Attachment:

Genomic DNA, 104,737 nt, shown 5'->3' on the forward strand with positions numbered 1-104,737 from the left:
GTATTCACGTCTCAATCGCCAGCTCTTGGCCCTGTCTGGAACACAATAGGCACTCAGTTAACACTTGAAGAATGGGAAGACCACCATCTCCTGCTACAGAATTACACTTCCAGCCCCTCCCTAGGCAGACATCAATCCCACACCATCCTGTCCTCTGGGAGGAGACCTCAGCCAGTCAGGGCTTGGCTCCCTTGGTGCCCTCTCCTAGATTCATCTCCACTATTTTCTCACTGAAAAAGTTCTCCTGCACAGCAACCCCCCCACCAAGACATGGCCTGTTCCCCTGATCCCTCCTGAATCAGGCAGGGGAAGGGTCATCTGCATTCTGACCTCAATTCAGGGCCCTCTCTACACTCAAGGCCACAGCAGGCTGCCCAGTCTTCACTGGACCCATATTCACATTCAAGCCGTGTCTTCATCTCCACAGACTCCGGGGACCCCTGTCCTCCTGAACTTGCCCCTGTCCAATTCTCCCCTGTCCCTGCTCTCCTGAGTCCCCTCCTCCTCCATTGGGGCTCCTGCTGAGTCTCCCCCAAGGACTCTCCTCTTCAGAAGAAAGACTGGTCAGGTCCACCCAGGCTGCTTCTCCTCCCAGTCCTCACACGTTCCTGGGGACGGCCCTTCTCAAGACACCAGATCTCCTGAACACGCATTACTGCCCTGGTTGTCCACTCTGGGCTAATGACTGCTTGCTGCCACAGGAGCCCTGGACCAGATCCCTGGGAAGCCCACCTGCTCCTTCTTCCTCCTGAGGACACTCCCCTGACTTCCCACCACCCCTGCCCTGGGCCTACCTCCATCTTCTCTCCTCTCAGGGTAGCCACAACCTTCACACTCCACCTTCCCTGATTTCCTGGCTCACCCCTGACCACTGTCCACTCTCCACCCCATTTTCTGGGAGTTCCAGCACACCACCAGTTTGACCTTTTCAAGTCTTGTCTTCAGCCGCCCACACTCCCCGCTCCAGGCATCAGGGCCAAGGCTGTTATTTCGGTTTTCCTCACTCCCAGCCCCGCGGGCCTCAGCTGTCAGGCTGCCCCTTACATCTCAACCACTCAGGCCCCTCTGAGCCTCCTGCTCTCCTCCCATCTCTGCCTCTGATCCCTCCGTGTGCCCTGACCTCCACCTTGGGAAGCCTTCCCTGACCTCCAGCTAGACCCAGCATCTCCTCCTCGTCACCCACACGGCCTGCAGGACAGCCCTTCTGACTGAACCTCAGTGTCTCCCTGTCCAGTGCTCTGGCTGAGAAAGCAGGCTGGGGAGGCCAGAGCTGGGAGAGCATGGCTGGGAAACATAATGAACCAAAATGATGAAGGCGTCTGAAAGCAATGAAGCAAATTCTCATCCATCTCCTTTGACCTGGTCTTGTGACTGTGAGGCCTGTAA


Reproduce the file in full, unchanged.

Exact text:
Genomic DNA, 104,737 nt, shown 5'->3' on the forward strand with positions numbered 1-104,737 from the left:
GTATTCACGTCTCAATCGCCAGCTCTTGGCCCTGTCTGGAACACAATAGGCACTCAGTTAACACTTGAAGAATGGGAAGACCACCATCTCCTGCTACAGAATTACACTTCCAGCCCCTCCCTAGGCAGACATCAATCCCACACCATCCTGTCCTCTGGGAGGAGACCTCAGCCAGTCAGGGCTTGGCTCCCTTGGTGCCCTCTCCTAGATTCATCTCCACTATTTTCTCACTGAAAAAGTTCTCCTGCACAGCAACCCCCCCACCAAGACATGGCCTGTTCCCCTGATCCCTCCTGAATCAGGCAGGGGAAGGGTCATCTGCATTCTGACCTCAATTCAGGGCCCTCTCTACACTCAAGGCCACAGCAGGCTGCCCAGTCTTCACTGGACCCATATTCACATTCAAGCCGTGTCTTCATCTCCACAGACTCCGGGGACCCCTGTCCTCCTGAACTTGCCCCTGTCCAATTCTCCCCTGTCCCTGCTCTCCTGAGTCCCCTCCTCCTCCATTGGGGCTCCTGCTGAGTCTCCCCCAAGGACTCTCCTCTTCAGAAGAAAGACTGGTCAGGTCCACCCAGGCTGCTTCTCCTCCCAGTCCTCACACGTTCCTGGGGACGGCCCTTCTCAAGACACCAGATCTCCTGAACACGCATTACTGCCCTGGTTGTCCACTCTGGGCTAATGACTGCTTGCTGCCACAGGAGCCCTGGACCAGATCCCTGGGAAGCCCACCTGCTCCTTCTTCCTCCTGAGGACACTCCCCTGACTTCCCACCACCCCTGCCCTGGGCCTACCTCCATCTTCTCTCCTCTCAGGGTAGCCACAACCTTCACACTCCACCTTCCCTGATTTCCTGGCTCACCCCTGACCACTGTCCACTCTCCACCCCATTTTCTGGGAGTTCCAGCACACCACCAGTTTGACCTTTTCAAGTCTTGTCTTCAGCCGCCCACACTCCCCGCTCCAGGCATCAGGGCCAAGGCTGTTATTTCGGTTTTCCTCACTCCCAGCCCCGCGGGCCTCAGCTGTCAGGCTGCCCCTTACATCTCAACCACTCAGGCCCCTCTGAGCCTCCTGCTCTCCTCCCATCTCTGCCTCTGATCCCTCCGTGTGCCCTGACCTCCACCTTGGGAAGCCTTCCCTGACCTCCAGCTAGACCCAGCATCTCCTCCTCGTCACCCACACGGCCTGCAGGACAGCCCTTCTGACTGAACCTCAGTGTCTCCCTGTCCAGTGCTCTGGCTGAGAAAGCAGGCTGGGGAGGCCAGAGCTGGGAGAGCATGGCTGGGAAACATAATGAACCAAAATGATGAAGGCGTCTGAAAGCAATGAAGCAAATTCTCATCCATCTCCTTTGACCTGGTCTTGTGACTGTGAGGCCTGTAA